Home Cooking 7

Roast Goose/Duck - recipe variations

analogarsonist | Dec 30, 200906:58 PM

Hi everyone,

Been having trouble with roasting a whole goose and duck. I've been trying to keep it really simple: salt and pepper, roast at 350F until the thermometer reads 175F. The breast turns out overdone (tough and chewy) and the legs/wings are underdone (they don't fall apart off the bone).

There are so many variations on how to cook a roast goose/duck, just wanted to get some opinions on the following major variations:

1) Brine or not to brine?

My opinion: I always brine my turkeys, but I feel like with a goose or a duck there's so much fat that this should be unnecessary. Chinese BBQ places seem to produce really juicy results without brining. I prefer not to brine my roast chickens either (I tried Blumenthal and Keller's recipes side-by-side and Keller's simple high-temperature no-brine recipe turned out way better).

2) Slow roast or fast roast?

My opinion: I've seen recipes ranging from 200F to 425F. I'm leaning towards a prettylow temperature of 250F for the entire cooking process, since I've been having trouble with getting the legs done without drying out the breasts.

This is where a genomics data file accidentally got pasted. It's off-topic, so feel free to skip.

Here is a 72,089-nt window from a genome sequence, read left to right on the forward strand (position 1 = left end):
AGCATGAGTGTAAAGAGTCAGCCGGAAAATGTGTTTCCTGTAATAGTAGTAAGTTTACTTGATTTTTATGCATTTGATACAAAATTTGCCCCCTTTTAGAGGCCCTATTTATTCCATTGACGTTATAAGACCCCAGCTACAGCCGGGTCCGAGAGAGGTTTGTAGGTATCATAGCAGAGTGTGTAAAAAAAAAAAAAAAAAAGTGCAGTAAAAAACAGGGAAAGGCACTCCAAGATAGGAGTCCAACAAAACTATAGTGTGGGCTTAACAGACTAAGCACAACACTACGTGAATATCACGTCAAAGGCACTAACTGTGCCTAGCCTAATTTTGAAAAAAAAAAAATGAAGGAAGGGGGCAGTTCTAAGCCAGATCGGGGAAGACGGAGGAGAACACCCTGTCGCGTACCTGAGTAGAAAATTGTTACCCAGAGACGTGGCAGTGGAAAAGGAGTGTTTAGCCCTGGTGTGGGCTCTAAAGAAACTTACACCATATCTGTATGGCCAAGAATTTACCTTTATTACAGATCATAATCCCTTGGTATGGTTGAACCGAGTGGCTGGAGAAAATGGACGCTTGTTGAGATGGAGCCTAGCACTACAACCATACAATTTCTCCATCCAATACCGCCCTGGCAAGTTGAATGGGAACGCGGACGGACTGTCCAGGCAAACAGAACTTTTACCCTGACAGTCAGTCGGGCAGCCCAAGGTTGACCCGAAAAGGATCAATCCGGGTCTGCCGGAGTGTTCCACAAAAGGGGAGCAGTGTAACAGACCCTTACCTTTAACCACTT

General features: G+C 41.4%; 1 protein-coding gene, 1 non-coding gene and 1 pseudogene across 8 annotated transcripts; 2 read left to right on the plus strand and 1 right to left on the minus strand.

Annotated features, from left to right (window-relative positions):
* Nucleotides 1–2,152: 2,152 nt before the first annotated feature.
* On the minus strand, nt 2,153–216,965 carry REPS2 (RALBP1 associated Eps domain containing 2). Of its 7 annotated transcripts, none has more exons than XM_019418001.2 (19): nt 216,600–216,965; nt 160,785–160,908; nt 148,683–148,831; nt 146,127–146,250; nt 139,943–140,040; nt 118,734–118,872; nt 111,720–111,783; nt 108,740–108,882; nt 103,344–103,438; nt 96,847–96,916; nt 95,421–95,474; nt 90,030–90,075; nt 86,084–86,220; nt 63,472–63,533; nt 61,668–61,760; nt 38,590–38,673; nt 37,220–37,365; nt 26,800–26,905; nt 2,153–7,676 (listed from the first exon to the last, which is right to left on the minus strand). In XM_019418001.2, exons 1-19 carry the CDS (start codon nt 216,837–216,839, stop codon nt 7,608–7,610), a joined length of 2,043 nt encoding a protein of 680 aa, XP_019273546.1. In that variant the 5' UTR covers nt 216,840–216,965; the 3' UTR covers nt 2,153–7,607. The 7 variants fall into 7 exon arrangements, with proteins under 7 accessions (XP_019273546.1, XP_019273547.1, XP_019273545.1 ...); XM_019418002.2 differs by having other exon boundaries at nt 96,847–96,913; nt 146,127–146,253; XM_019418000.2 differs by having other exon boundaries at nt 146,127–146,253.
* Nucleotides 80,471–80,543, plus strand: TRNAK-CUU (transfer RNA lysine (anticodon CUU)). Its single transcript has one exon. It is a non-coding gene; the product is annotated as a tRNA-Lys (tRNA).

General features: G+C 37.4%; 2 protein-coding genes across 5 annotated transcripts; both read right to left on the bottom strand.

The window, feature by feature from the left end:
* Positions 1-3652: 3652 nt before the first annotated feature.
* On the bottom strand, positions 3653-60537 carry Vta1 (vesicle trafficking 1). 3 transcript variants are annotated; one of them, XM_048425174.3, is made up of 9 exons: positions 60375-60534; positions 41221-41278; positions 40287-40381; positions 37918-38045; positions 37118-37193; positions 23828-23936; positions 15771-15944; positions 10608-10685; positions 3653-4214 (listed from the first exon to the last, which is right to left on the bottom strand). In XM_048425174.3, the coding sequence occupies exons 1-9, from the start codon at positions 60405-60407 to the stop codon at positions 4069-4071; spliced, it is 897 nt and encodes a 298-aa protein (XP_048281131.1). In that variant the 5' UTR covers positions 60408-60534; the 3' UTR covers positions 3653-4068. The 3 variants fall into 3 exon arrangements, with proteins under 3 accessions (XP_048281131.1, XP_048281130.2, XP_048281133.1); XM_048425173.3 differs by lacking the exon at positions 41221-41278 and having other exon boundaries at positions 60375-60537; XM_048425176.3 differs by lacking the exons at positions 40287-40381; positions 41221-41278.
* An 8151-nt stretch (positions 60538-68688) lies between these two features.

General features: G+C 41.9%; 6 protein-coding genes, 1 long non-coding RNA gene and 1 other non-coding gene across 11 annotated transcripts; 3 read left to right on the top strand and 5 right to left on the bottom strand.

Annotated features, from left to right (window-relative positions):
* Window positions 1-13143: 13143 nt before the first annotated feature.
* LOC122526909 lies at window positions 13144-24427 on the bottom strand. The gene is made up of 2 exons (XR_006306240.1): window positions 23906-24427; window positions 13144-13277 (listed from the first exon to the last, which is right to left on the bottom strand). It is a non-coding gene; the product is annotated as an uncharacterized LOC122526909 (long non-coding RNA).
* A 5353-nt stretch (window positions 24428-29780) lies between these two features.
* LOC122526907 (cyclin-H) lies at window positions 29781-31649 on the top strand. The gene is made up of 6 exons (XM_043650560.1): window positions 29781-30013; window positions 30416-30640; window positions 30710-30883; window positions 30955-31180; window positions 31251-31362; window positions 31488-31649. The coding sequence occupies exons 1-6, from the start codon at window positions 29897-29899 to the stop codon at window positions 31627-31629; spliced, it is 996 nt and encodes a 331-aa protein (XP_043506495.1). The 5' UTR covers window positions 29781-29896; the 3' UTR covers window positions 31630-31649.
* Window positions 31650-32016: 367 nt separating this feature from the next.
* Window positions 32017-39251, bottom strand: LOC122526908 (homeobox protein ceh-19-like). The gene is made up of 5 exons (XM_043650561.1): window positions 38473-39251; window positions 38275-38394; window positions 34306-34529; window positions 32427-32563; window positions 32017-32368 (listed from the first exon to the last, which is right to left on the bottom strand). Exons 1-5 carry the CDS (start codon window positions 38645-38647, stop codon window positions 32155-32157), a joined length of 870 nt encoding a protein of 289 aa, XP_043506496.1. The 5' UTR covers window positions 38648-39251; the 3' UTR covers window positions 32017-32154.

3) Breast side up or breast side down? (or flip every hour, flip once 2/3 of the way, etc.)

My opinion: I'm leaning towards breast side down for the entire cooking process, and then crisping up the skin at the end (see #4). Seems like this would be the best way to keep the breast juicy. I've had luck doing this with Roast Turkey.

4) Best way to crisp up the skin?

My opinion: Rather than crisping through the roasting process, I'm leaning toward searing the whole bird on the pan at a high heat (similar to Blumenthal's roast chicken). Or perhaps just removing the skin at the end of the cooking process, crisping it up in the oven, and slicing it thin over the duck/goose (from Jamie Oliver's recipe).

What are your thoughts?

Note: I know the simple solution is to separate the breasts and legs and cook them individually; pan-sear the breasts, confit the legs; but I do think that a whole roast goose or duck can be a beautiful thing.

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